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Shloka

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Title: Shloka  
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Subject: Anuṣṭubh, Valmiki, Gana, Mani Madhava Chakyar, Vishnu sahasranama
Collection: Hindu Texts, Indian Poetics, Poetic Rhythm, Sanskrit
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Shloka

Shloka (meaning "song", from the root śru, "hear"[1]) is a category of verse line developed from the Vedic Anustubh. It is the basis for Indian epic verse, and may be considered the Indian verse form par excellence, occurring, as it does, far more frequently than any other meter in classical Sanskrit poetry.[1] The Mahabharata and Ramayana, for example, are written almost exclusively in shlokas. The traditional view is that this form of verse occurred to Valmiki, the author of the Ramayana, on seeing a hunter shoot down one of two birds in love.

The shloka is treated as a couplet. Each hemistich (half-verse) of 16 syllables, composed of two Pādas of eight syllables, can take either a pathyā ("normal") form or one of several vipulā ("extended") forms. The form of the second foot of the first Pāda (II) limits the possible patterns the first foot (I) may assume, as in the scheme below.

Shloka Scheme

The Pathyā and Vipulā half-verses are arranged in the table above in order of frequency of occurrence. Out of 2579 half-verses taken from Kalidasa, Magha, Bharavi, and Bilhana, each of the four admissible forms of shloka in the above order claims the following share: 2289, 116, 89, 85.[2]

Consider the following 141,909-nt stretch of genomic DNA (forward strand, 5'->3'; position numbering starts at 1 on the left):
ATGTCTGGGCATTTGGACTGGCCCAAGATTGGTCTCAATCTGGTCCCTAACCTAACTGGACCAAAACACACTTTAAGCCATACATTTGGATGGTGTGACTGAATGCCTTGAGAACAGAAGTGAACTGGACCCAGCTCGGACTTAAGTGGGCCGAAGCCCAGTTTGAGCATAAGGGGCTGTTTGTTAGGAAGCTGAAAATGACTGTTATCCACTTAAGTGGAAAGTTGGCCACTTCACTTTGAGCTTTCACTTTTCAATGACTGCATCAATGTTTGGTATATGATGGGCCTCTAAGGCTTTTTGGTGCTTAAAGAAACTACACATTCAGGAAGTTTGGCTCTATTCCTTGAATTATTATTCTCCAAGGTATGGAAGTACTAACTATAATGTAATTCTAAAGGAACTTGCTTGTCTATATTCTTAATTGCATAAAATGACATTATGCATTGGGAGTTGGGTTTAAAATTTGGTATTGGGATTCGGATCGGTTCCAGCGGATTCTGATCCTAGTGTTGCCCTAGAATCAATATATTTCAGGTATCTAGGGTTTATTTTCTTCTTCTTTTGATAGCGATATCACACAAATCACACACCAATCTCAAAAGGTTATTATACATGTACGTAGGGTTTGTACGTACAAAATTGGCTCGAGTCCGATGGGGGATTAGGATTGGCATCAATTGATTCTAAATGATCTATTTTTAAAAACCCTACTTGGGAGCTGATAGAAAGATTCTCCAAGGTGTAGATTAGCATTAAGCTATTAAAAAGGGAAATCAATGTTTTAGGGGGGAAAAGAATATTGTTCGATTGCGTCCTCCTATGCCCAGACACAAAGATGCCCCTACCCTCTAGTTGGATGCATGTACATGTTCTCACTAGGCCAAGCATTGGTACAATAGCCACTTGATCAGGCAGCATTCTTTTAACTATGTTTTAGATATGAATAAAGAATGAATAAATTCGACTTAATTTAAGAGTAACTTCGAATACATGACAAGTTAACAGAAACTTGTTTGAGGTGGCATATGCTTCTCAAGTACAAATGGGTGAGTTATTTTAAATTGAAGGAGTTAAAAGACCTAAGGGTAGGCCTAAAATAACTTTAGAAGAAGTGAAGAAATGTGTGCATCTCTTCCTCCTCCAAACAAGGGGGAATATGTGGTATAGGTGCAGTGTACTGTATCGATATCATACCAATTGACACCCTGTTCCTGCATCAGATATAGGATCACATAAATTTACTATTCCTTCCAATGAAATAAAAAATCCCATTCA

The metrical constraints on a hemistich in terms of its two constituent padas are as follows:[3]

  • General
  1. The 1st and 8th syllables of both pādas are anceps.
  2. The 2nd and 3rd syllables cannot both be light (laghu, "") in either pāda; i.e. one or both of the 2nd and 3rd syllables must be heavy (guru, "") in both pādas.
  3. Syllables 2-4 of the second pāda cannot be a ra-gaṇa (the pattern "– ⏑ –")
  4. Syllables 5-7 of the second pāda must be a ja-gaṇa ("⏑ – ⏑") This enforces an iambic cadence.
  • Normal form (pathyā)
  1. Syllables 5-7 of the first pāda must be a ya-gaṇa ("⏑ – –")
  • Variant forms (vipulā): The 4th syllable of the first pāda is heavy. In addition, one of the following is permitted:
  1. na-vipulā: Syllables 5-7 are a na-gaṇa ("⏑ ⏑ ⏑")
  2. bha-vipulā: Syllables 2-7 are ra-bha gaṇas ("– ⏑ – – ⏑ ⏑") or ma-bha gaṇas with a caesura in between ("– – – , – ⏑ ⏑")
  3. ma-vipulā: Syllables 2-7 are ra-ma gaṇas with a caesura after the 5th ("– ⏑ – – , – –")
  4. ra-vipulā: Syllables 5-7 are a ra-gaṇa following a caesura (", – ⏑ –")

Noteworthy is the avoidance of an iambic cadence in the first pāda. By comparison, Syllables 5-7 of any pāda in the old Vedic anuṣṭubh is typically a ja-gaṇa ("⏑ – ⏑"), or a dijambus.

An example of an anuṣṭubh stanza which fails the classical requirements of a shloka is from the Shatapatha Brahmana

āsandīvati dhānyādaṃ rukmiṇaṃ haritasrajam
abadhnādaśvaṃ sārańgaṃ devebhyo janamejayaḥ[4]
"In Āsandîvat, Janamejaya bound for the gods a black-spotted, grain-eating
horse, adorned with a golden ornament and with yellow garlands."[5]

Though the word shloka was used to denote stanzas in anushtup metre(eight letters per line)only, now it is used to mean any four-line stanza in any Sanskrit metre. There can be up to 26 letters in a line of a sloka.

Contents

  • See also 1
  • Notes 2
  • References 3
  • External Links 4

See also

Notes

  1. ^ a b Macdonell, Arthur A., A Sanskrit Grammar for Students, Appendix II, p. 232 (Oxford University Press, 3rd edition, 1927).
  2. ^ Macdonell, Arthur A., A Sanskrit Grammar for Students, Appendix II, p. 233 (Oxford University Press, 3rd edition, 1927)
  3. ^ Steiner, Appendix 4; translated: Macdonald, Appendix
  4. ^ SBM.13.5.4.2
  5. ^ Eggeling's translation

References

  • Meaning of sloka
  • Dictionary of Buddhism
  • A Dictionary of Hinduism, Stutley (Munshiram Manoharlal Publishers) 2002 ISBN 81-215-1074-0

External Links

  • [1] To read Akshara slokams in Malayalam
  • [2] Link to Malayalam Aksharaslokam
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